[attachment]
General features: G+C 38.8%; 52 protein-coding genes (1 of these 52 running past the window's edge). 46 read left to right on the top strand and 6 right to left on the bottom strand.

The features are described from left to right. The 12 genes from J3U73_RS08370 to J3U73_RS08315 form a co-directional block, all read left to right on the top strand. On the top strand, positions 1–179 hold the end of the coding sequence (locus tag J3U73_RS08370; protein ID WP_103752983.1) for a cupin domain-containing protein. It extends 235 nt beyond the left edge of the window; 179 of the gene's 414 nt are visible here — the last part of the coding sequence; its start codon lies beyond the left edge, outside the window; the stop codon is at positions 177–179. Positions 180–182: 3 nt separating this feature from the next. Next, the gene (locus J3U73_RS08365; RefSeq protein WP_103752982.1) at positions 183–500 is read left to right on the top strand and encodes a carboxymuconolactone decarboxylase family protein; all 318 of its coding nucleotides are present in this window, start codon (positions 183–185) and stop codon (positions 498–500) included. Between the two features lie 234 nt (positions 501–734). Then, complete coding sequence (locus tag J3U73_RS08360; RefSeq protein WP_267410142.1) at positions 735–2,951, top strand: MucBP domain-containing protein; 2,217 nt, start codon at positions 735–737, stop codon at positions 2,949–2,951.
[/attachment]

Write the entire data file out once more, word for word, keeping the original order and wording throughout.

General features: G+C 38.8%; 52 protein-coding genes (1 of these 52 running past the window's edge). 46 read left to right on the top strand and 6 right to left on the bottom strand.

The features are described from left to right. The 12 genes from J3U73_RS08370 to J3U73_RS08315 form a co-directional block, all read left to right on the top strand. On the top strand, positions 1–179 hold the end of the coding sequence (locus tag J3U73_RS08370; protein ID WP_103752983.1) for a cupin domain-containing protein. It extends 235 nt beyond the left edge of the window; 179 of the gene's 414 nt are visible here — the last part of the coding sequence; its start codon lies beyond the left edge, outside the window; the stop codon is at positions 177–179. Positions 180–182: 3 nt separating this feature from the next. Next, the gene (locus J3U73_RS08365; RefSeq protein WP_103752982.1) at positions 183–500 is read left to right on the top strand and encodes a carboxymuconolactone decarboxylase family protein; all 318 of its coding nucleotides are present in this window, start codon (positions 183–185) and stop codon (positions 498–500) included. Between the two features lie 234 nt (positions 501–734). Then, complete coding sequence (locus tag J3U73_RS08360; RefSeq protein WP_267410142.1) at positions 735–2,951, top strand: MucBP domain-containing protein; 2,217 nt, start codon at positions 735–737, stop codon at positions 2,949–2,951.